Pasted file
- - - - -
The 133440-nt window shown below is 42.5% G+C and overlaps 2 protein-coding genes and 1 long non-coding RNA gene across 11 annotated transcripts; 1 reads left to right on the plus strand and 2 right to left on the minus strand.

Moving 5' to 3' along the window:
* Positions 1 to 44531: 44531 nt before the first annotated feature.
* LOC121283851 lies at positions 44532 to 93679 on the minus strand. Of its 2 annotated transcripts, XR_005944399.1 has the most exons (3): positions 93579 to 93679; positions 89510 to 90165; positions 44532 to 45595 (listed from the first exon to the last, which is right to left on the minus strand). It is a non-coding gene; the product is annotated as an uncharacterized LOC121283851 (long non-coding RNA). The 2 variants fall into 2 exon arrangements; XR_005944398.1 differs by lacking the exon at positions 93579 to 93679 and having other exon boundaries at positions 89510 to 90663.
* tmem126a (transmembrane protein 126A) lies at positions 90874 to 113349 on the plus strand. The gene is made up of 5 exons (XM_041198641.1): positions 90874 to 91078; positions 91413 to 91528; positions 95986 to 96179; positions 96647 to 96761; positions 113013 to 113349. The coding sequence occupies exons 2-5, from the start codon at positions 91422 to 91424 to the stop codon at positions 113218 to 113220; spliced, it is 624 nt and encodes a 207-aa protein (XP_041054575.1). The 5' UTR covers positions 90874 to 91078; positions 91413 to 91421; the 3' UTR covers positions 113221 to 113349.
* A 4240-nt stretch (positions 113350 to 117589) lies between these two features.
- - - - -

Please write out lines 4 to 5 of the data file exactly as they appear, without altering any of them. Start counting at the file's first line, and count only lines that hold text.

* LOC121283851 lies at positions 44532 to 93679 on the minus strand. Of its 2 annotated transcripts, XR_005944399.1 has the most exons (3): positions 93579 to 93679; positions 89510 to 90165; positions 44532 to 45595 (listed from the first exon to the last, which is right to left on the minus strand). It is a non-coding gene; the product is annotated as an uncharacterized LOC121283851 (long non-coding RNA). The 2 variants fall into 2 exon arrangements; XR_005944398.1 differs by lacking the exon at positions 93579 to 93679 and having other exon boundaries at positions 89510 to 90663.
* tmem126a (transmembrane protein 126A) lies at positions 90874 to 113349 on the plus strand. The gene is made up of 5 exons (XM_041198641.1): positions 90874 to 91078; positions 91413 to 91528; positions 95986 to 96179; positions 96647 to 96761; positions 113013 to 113349. The coding sequence occupies exons 2-5, from the start codon at positions 91422 to 91424 to the stop codon at positions 113218 to 113220; spliced, it is 624 nt and encodes a 207-aa protein (XP_041054575.1). The 5' UTR covers positions 90874 to 91078; positions 91413 to 91421; the 3' UTR covers positions 113221 to 113349.